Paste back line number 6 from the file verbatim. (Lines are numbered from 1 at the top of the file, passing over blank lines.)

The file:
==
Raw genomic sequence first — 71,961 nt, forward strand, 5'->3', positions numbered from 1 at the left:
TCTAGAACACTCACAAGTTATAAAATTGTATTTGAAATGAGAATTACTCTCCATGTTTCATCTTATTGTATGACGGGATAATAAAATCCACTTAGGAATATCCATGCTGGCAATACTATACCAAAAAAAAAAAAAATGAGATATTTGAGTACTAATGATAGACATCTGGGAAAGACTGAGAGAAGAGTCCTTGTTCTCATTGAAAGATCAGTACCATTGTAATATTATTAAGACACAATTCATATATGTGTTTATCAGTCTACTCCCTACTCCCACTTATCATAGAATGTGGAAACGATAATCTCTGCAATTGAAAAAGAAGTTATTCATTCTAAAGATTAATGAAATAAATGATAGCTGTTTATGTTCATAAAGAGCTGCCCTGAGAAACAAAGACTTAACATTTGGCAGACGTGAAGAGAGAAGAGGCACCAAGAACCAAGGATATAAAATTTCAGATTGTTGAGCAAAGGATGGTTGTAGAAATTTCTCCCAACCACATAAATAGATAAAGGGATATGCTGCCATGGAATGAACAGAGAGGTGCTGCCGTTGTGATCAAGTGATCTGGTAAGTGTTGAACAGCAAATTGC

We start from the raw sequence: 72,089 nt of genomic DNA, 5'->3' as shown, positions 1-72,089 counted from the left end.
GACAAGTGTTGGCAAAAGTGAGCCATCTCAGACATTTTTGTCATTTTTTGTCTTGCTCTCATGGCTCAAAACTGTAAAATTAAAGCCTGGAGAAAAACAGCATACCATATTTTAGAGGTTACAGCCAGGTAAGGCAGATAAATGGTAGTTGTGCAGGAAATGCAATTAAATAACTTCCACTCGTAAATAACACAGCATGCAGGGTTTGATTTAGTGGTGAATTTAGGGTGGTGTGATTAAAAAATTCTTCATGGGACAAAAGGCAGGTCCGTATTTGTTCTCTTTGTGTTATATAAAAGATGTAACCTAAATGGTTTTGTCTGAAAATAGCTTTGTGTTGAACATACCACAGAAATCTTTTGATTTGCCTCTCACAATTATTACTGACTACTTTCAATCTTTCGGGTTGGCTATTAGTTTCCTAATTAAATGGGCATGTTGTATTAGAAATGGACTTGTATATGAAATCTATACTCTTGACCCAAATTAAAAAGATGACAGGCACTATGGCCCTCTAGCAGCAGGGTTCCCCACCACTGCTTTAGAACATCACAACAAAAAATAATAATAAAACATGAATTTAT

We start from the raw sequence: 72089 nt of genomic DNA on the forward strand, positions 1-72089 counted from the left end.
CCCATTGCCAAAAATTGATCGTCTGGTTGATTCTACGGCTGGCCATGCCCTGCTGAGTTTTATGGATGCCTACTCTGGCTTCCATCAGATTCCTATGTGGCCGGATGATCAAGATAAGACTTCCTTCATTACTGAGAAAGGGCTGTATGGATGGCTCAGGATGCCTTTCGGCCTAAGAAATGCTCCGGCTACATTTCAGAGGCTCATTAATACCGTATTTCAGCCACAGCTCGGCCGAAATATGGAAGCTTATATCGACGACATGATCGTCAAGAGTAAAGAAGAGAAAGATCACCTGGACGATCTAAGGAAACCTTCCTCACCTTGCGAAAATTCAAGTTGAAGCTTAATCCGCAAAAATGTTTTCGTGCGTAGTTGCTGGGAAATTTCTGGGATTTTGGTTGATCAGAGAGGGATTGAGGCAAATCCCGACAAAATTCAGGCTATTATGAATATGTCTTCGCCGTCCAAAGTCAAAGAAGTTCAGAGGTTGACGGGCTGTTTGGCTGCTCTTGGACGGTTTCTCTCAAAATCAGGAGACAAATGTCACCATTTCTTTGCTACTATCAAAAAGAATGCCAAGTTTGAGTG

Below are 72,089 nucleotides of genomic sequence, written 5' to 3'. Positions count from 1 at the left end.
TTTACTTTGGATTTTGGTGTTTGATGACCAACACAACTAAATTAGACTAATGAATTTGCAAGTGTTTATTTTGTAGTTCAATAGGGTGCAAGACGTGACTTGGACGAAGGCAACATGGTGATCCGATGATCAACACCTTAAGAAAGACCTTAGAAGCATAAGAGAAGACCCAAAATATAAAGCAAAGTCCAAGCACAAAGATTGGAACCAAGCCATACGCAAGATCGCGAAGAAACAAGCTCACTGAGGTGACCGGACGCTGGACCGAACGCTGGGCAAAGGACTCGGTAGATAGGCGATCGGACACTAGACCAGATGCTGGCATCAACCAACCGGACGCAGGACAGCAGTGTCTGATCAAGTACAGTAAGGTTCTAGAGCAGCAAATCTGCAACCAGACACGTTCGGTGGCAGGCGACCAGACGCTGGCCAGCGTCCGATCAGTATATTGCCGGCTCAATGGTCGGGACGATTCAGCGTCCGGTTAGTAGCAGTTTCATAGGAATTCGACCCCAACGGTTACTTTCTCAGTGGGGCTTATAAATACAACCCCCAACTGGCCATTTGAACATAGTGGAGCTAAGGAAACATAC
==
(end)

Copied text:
CCCATTGCCAAAAATTGATCGTCTGGTTGATTCTACGGCTGGCCATGCCCTGCTGAGTTTTATGGATGCCTACTCTGGCTTCCATCAGATTCCTATGTGGCCGGATGATCAAGATAAGACTTCCTTCATTACTGAGAAAGGGCTGTATGGATGGCTCAGGATGCCTTTCGGCCTAAGAAATGCTCCGGCTACATTTCAGAGGCTCATTAATACCGTATTTCAGCCACAGCTCGGCCGAAATATGGAAGCTTATATCGACGACATGATCGTCAAGAGTAAAGAAGAGAAAGATCACCTGGACGATCTAAGGAAACCTTCCTCACCTTGCGAAAATTCAAGTTGAAGCTTAATCCGCAAAAATGTTTTCGTGCGTAGTTGCTGGGAAATTTCTGGGATTTTGGTTGATCAGAGAGGGATTGAGGCAAATCCCGACAAAATTCAGGCTATTATGAATATGTCTTCGCCGTCCAAAGTCAAAGAAGTTCAGAGGTTGACGGGCTGTTTGGCTGCTCTTGGACGGTTTCTCTCAAAATCAGGAGACAAATGTCACCATTTCTTTGCTACTATCAAAAAGAATGCCAAGTTTGAGTG